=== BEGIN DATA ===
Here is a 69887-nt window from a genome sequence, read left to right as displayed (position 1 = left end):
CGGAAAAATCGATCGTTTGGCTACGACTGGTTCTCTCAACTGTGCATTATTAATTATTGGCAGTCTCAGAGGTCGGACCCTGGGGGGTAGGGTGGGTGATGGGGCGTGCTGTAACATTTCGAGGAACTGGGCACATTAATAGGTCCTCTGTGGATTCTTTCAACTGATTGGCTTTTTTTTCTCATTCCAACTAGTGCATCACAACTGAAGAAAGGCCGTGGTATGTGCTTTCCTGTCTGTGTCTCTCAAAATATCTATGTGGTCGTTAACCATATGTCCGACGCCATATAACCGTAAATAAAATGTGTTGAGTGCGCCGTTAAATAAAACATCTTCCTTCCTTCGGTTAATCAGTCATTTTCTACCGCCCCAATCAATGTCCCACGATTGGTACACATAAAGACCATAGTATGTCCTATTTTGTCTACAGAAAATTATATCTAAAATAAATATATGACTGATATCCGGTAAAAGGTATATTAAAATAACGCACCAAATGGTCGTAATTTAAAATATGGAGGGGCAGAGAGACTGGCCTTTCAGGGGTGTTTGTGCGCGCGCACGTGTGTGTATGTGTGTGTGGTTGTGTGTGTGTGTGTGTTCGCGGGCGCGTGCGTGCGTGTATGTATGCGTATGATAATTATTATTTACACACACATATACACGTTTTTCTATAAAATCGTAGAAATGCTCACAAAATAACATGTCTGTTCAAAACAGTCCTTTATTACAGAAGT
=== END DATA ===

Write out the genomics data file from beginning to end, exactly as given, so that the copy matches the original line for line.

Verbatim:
Here is a 69887-nt window from a genome sequence, read left to right as displayed (position 1 = left end):
CGGAAAAATCGATCGTTTGGCTACGACTGGTTCTCTCAACTGTGCATTATTAATTATTGGCAGTCTCAGAGGTCGGACCCTGGGGGGTAGGGTGGGTGATGGGGCGTGCTGTAACATTTCGAGGAACTGGGCACATTAATAGGTCCTCTGTGGATTCTTTCAACTGATTGGCTTTTTTTTCTCATTCCAACTAGTGCATCACAACTGAAGAAAGGCCGTGGTATGTGCTTTCCTGTCTGTGTCTCTCAAAATATCTATGTGGTCGTTAACCATATGTCCGACGCCATATAACCGTAAATAAAATGTGTTGAGTGCGCCGTTAAATAAAACATCTTCCTTCCTTCGGTTAATCAGTCATTTTCTACCGCCCCAATCAATGTCCCACGATTGGTACACATAAAGACCATAGTATGTCCTATTTTGTCTACAGAAAATTATATCTAAAATAAATATATGACTGATATCCGGTAAAAGGTATATTAAAATAACGCACCAAATGGTCGTAATTTAAAATATGGAGGGGCAGAGAGACTGGCCTTTCAGGGGTGTTTGTGCGCGCGCACGTGTGTGTATGTGTGTGTGGTTGTGTGTGTGTGTGTGTTCGCGGGCGCGTGCGTGCGTGTATGTATGCGTATGATAATTATTATTTACACACACATATACACGTTTTTCTATAAAATCGTAGAAATGCTCACAAAATAACATGTCTGTTCAAAACAGTCCTTTATTACAGAAGT